I thought I could beat postpartum depression on my own, but it was beating me

mom laying down on bed with baby
Tatiana Timofeeva/Stocksy

I could not stop crying. I was two weeks postpartum and my OB-GYN’s office had called to schedule my six-week checkup, but I could barely answer the receptionist’s question about what day I was available without big, choking sobs.

She very gently told me she thought I should see the doctor before the six-week appointment, and it was at that moment I suspected that I might have postpartum depression (PPD). At the doctor’s office, I again burst into tears, confiding to my doctor that I hadn’t felt an instant bond with my new, beautiful baby girl that all the Instagram influencers said I would feel.

My doctor pulled me in for a hug and promised me what I was feeling was normal for many women. She recommended starting a small dose of antidepressants to help with what she believed to be PPD. I’m not sure why her suggestion shocked me, but I mumbled something about really being OK, promised to get in touch if the feelings persisted and left her office.

It would take another six months before I could admit that I had PPD and get the help I needed to recover. Six months of slowly losing all desire to do anything outside of what was absolutely necessary to take care of my daughter, withdrawing from friends, feeling like my daughter was going to fly out of my hands and down our stairs at any moment and feeling like I would never be happy again.

It’s six months of time that I’ll never get back, and my heart hurts thinking about how things could have been different if I had agreed at that first doctor’s appointment to try medication.

Why didn’t I get help when the answer was so clearly in front of my face?

Even though as many as 1 in 4 women experience PPD, I still felt there was a stigma associated with experiencing it. Feelings of embarrassment, fear and shame all prevented me from admitting I needed help and in turn stole six months from me and my daughter.

I’m a classic Type-A overachiever who until having a baby had always been able to work hard and get the results I wanted. Other moms I saw were thriving (at least that was my perception) but I felt like I was failing all the time. How could they manage to be showered, dressed and out and about with their baby when I could barely manage only one of the three? PPD felt like something I should be able to get the best of, and it was embarrassing that no amount of mind over matter was helping me get anywhere.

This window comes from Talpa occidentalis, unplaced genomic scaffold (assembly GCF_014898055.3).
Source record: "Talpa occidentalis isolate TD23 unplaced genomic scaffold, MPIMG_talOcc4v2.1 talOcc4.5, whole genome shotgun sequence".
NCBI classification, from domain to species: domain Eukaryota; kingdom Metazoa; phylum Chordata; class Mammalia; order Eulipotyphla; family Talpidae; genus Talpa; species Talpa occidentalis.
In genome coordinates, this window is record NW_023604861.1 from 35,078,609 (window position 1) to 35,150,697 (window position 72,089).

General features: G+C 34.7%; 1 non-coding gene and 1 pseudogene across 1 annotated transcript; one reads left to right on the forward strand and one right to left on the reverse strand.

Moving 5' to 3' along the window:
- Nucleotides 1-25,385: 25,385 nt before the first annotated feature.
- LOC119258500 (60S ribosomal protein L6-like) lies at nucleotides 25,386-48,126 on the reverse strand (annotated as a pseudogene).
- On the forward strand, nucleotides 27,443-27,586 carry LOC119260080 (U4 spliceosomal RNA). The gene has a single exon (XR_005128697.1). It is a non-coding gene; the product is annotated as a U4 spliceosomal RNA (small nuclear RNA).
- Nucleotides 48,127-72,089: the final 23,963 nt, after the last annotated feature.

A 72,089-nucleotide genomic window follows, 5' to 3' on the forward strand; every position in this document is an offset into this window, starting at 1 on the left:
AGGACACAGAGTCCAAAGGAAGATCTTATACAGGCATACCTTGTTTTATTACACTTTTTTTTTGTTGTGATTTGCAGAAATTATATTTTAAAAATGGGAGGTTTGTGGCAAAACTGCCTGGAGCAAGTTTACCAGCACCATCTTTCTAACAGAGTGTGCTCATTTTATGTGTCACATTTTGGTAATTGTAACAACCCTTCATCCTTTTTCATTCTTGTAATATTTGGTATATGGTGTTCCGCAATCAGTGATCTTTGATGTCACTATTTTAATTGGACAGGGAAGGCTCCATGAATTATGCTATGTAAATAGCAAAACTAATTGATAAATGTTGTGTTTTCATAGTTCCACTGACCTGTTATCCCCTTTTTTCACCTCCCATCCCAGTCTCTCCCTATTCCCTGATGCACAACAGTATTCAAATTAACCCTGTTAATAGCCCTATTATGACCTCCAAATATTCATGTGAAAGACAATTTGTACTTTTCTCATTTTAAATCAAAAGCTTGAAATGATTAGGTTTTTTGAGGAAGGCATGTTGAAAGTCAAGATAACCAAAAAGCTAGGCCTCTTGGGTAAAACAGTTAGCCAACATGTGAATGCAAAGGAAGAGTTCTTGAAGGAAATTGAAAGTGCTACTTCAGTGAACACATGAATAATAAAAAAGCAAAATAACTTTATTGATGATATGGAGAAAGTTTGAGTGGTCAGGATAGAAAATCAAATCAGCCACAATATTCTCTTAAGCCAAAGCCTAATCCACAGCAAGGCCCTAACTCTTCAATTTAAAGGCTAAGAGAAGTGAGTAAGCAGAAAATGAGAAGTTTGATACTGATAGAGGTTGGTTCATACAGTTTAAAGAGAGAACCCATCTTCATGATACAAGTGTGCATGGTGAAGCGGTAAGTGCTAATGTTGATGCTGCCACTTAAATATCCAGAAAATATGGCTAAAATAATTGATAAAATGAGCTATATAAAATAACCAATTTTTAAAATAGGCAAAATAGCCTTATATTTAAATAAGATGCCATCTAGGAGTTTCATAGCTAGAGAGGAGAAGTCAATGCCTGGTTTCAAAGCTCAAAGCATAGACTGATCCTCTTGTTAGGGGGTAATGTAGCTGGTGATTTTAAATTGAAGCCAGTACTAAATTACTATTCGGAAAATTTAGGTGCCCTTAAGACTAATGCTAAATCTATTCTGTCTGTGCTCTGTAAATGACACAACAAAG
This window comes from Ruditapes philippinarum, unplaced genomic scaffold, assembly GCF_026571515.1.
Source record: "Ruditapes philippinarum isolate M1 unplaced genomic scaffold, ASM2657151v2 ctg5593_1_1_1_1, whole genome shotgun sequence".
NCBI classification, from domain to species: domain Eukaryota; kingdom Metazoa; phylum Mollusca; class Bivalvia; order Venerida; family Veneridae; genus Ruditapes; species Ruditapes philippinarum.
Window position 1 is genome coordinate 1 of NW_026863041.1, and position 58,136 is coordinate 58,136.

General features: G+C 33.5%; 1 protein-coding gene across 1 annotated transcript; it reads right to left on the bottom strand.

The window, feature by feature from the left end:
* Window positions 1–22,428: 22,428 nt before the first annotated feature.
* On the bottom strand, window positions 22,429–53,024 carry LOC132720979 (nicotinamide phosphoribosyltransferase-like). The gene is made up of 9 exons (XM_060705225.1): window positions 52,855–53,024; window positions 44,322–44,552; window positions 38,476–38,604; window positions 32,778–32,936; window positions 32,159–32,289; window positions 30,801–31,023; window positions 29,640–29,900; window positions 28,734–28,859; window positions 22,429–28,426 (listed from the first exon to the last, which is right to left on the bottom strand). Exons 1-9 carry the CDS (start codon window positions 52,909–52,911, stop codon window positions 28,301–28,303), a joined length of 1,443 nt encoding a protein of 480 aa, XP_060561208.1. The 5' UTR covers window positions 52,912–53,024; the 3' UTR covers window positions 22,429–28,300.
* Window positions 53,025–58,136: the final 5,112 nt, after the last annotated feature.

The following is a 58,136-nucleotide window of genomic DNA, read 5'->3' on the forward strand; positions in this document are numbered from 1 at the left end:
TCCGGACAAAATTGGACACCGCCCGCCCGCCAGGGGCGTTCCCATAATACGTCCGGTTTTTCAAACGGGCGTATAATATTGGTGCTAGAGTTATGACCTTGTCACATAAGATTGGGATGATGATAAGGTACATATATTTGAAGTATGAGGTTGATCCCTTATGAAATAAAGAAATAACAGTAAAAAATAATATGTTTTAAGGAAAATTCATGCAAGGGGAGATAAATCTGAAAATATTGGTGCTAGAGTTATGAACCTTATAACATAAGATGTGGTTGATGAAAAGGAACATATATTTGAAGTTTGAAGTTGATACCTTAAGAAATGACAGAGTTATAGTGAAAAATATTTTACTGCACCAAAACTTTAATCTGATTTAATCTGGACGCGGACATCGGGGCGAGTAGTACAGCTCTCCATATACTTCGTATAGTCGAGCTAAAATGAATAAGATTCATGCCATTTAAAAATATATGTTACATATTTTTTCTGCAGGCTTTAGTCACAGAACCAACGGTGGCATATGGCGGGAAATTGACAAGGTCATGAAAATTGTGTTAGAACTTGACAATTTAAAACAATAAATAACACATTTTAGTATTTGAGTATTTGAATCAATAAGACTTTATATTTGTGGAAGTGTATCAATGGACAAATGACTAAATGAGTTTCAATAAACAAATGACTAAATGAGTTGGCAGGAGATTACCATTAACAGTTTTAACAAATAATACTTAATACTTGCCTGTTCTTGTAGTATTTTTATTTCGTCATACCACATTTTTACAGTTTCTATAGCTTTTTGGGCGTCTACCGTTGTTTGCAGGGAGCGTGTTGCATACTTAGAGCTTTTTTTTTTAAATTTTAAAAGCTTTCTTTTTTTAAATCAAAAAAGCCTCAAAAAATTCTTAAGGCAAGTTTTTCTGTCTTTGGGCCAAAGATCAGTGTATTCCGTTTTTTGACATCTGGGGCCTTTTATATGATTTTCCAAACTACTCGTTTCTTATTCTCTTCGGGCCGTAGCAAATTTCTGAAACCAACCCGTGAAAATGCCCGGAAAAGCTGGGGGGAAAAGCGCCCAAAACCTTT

Fear over what friends and family would say or how they would treat me if they knew that I had PPD also played a part in why I struggled to admit I needed help. I was scared that they’d think I was a bad mom, and ashamed that I couldn’t pull myself out of my perennial slump when for so long they’d known me as a go-getter ready to best any sort of challenge.

It took me the full six months to come to terms with the fact that what I was experiencing was not a reflection of who I was as a person or as a mother, that it was just a chemical imbalance in my brain.

My breakthrough moment when I realized that my PPD wasn’t something I could keep ignoring and hoping that it would get better was sadly also a scary one. It wasn’t until I had recurrent thoughts of running away from my family and thoughts of hurting myself (it is still so hard to admit that out loud) that I asked for help.

Within weeks of being on an antidepressant I felt myself improving. It was as if the permanent fog that had settled over my head was lifting. As time went on, I started to find joy in motherhood and finally felt that sense of overwhelming love that I had longed to feel.

Hindsight is 20/20, of course. My fears and feelings on how others would have reacted or treated me were unfounded—when I tell people what I experienced, the overwhelming response is one of compassion, empathy and love.

Being proactive with my mental health when my second daughter was born early and in the NICU made a huge difference in my postpartum experience the second time around. I talked with my doctor early on and agreed on increasing the dosage of antidepressants to help cope with the added stress and anxiety of having a preemie. It was easier to admit that I needed help, and I knew I wanted to try to avoid how PPD made me feel with my first.

I can’t go back and change my first postpartum experience, but I want you to know, mama, that if you are experiencing symptoms of PPD, it’s OK to ask for help. I promise: There are only upsides—and you deserve to be a happy, healthy mom.